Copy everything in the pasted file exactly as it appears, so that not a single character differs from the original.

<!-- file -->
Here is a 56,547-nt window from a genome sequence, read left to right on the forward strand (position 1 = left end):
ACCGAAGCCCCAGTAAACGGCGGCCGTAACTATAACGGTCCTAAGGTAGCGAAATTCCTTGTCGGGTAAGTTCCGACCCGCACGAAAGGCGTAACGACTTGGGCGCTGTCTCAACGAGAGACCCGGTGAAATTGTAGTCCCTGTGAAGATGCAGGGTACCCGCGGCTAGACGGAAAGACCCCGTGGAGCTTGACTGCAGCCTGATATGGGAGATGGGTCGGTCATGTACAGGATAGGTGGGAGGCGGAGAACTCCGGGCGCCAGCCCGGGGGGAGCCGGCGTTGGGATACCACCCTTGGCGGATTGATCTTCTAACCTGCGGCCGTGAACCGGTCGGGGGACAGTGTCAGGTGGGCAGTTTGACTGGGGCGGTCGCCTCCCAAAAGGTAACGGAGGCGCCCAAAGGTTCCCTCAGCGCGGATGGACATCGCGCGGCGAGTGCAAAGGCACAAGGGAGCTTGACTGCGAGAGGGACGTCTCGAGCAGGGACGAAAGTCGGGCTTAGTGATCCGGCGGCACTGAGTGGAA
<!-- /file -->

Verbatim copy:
Here is a 56,547-nt window from a genome sequence, read left to right on the forward strand (position 1 = left end):
ACCGAAGCCCCAGTAAACGGCGGCCGTAACTATAACGGTCCTAAGGTAGCGAAATTCCTTGTCGGGTAAGTTCCGACCCGCACGAAAGGCGTAACGACTTGGGCGCTGTCTCAACGAGAGACCCGGTGAAATTGTAGTCCCTGTGAAGATGCAGGGTACCCGCGGCTAGACGGAAAGACCCCGTGGAGCTTGACTGCAGCCTGATATGGGAGATGGGTCGGTCATGTACAGGATAGGTGGGAGGCGGAGAACTCCGGGCGCCAGCCCGGGGGGAGCCGGCGTTGGGATACCACCCTTGGCGGATTGATCTTCTAACCTGCGGCCGTGAACCGGTCGGGGGACAGTGTCAGGTGGGCAGTTTGACTGGGGCGGTCGCCTCCCAAAAGGTAACGGAGGCGCCCAAAGGTTCCCTCAGCGCGGATGGACATCGCGCGGCGAGTGCAAAGGCACAAGGGAGCTTGACTGCGAGAGGGACGTCTCGAGCAGGGACGAAAGTCGGGCTTAGTGATCCGGCGGCACTGAGTGGAA